pretty much the only thing. So it's better to optimize for the listening experience of your listener than to optimize for whether or not the guest really enjoys being with you in that particular moment. Yeah, you want them to be comfortable. You want them to think you're professional. But beyond that, that's it. You just want them to go away, gone. That was pretty good. You don't want them to you're not trying to impress them. You're trying to get them to like you. You know, you're there every week. your listeners are there every week. This guest is there once who's more important, right?

Alban:

Yeah, I think Kara Swisher puts a really well, she says, You should be mean to your guests a little bit. She's like, ask them the toughest questions. And you know what, they're probably gonna if they want to sell their next book, they'll probably come back and talk to me because I'm Kara Swisher. And she's always optimizing for her own shows, which I think is really good. One of the reason things I heard you talk about on another podcast was not feeling nervous because of the prep you do for all of your interviews. So can you kind of dive into what it looks like for you to prep for an interview?

Unknown:

Yeah, so I will, of course, read the Wikipedia, I read the entire book that the person has read that alone, put that already puts you in the 95th 96 whatever percentile of all journalists or interviewers, nobody reads the book, even even the journalists, you think sound awesome. They're reading a synopsis of the book, they're reading highlights that they got sent by a publicist, rarely do they actually read the book. If you read the book, and you study up on the person, you are already going to jump nine out of 10 interviewers, additionally, you know, I look at the Wikipedia page. I look at their Amazon reviews, the negative ones, especially, I look at controversy that they've had in their life, you know, news results, especially old news results, not just the latest craze, whatever. That's the kind of thing that really gets down to brass tacks, if you can find their friends. That's really great. You know, I did a whole course on this actually. It's relatively affordable. It's on. It's on Himalaya, I can bump it up unless you don't want me to. It's a if you go to Jordan Harbinger slash Jordan Harbinger comm slash how to interview it'll forward you to whatever page it's on, because it's got one of those complicated URLs. But it's really affordable. And it goes through all my prep process, how to do it, how to conduct the interview, I did a bunch of stuff on there several hours on this, but I look up as many info sources as I can I spend 10 to 20 hours prepping for each guest. That's what keeps me up there. It's not like, Oh, this guy's so talented, I would say very little of what I'm doing his talent. Most of what I'm doing is out working everyone else because everyone else is thinking they're so talented, or they're going I don't have time to read the whole book. I'm gonna read one of the chapters or two of the chapters, the intro and the clothes, and I'll be able to fake it. Well, maybe you can fake it for some of your audience but you definitely aren't going to be as well prepared as me and it's really going to show it won't show if they don't listen to an interview that I do with the same person. But it will show you will show your as if you do listen to an interview with that I do with somebody and then an interview that somebody else does with that person. You will be Be able to tell. And I'm not saying that that's better or worse, you got your own audience, maybe you're funnier than me whatever it is. But I'm not naturally funny. I'm not naturally talented. All I can do is at work, everyone. But honestly, what is the audience want, maybe they want to laugh, maybe they want to chuckle, but they kind of want to get out of reading the whole book, or they want to get such a good taste of the book, that they want to know that it's definitely worth their time to go and buy it and then read it and spend 10 hours reading it themselves. So if they listen to me for an hour, they know I've read it. And if that content is interesting, there's more to be had in the book. And if it's like, that was okay, then you've had your fill. But we can always sort of tell when somebody is faking their way through it. If you don't really know what it looks like when somebody fakes their way through an interview, watch a journalist on TV who has like 10 minutes, interview somebody, they have no clue what they're talking about. They're super general questions. Why now could tell him to write your book? Why is this book? Why was this the book you needed to write? That's what they asked, because they can ask that of anybody who's ever written any book ever. And then the person tells two stories that they tell on every show. And those are the sound bites. If you want to get a real interview with somebody, you have to go beyond the sound bites.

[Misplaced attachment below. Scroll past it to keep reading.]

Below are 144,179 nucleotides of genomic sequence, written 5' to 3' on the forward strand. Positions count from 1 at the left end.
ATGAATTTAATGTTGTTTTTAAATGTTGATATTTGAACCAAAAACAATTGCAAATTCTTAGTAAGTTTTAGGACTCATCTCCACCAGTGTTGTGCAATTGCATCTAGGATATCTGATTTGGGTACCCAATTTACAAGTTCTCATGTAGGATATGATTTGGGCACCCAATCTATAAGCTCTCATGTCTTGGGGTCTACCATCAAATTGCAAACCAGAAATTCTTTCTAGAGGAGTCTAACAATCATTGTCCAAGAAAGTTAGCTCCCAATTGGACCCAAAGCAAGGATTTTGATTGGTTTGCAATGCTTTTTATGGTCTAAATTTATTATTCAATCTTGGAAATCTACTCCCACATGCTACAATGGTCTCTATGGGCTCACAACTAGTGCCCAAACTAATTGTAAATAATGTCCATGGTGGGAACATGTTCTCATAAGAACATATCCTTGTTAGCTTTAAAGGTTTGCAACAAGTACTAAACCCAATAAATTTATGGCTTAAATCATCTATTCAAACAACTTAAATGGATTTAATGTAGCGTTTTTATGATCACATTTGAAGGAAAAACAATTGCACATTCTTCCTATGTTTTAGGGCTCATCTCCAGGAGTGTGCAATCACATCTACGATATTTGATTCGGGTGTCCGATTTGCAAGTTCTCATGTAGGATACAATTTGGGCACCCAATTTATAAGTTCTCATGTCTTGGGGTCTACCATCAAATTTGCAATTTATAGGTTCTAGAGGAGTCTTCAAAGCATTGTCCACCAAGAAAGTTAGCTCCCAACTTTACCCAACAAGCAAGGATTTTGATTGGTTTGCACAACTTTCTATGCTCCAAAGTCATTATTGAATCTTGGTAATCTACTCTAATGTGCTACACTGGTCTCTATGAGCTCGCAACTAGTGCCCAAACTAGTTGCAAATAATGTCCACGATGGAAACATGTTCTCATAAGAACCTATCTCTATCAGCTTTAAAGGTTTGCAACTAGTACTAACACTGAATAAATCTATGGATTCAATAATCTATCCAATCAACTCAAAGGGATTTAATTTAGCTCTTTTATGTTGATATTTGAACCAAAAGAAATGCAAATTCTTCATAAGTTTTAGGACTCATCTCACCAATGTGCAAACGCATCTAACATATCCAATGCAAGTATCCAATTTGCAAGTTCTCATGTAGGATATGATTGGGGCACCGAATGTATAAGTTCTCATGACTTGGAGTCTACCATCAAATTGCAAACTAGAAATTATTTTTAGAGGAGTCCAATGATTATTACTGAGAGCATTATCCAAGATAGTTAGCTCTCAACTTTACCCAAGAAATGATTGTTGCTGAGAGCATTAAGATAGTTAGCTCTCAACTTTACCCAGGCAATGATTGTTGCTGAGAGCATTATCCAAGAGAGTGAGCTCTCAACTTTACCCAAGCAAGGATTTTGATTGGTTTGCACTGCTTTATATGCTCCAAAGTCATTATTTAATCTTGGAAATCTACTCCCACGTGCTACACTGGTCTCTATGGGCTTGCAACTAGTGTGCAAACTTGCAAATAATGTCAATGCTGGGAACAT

Alban:

I love when I hear you talk about that. To me, that's Depo prep, you're a still an attorney, and you're preparing for it sounds like you prepare for a deposition, you've got one chance to get the record straight with somebody. And he goes 20 hours in learning everything. So that I mean, this is this thing we always say when you're doing cross examination on trial, you say don't ask a question you don't know the answer to exactly does that feel like how you're conducting interviews?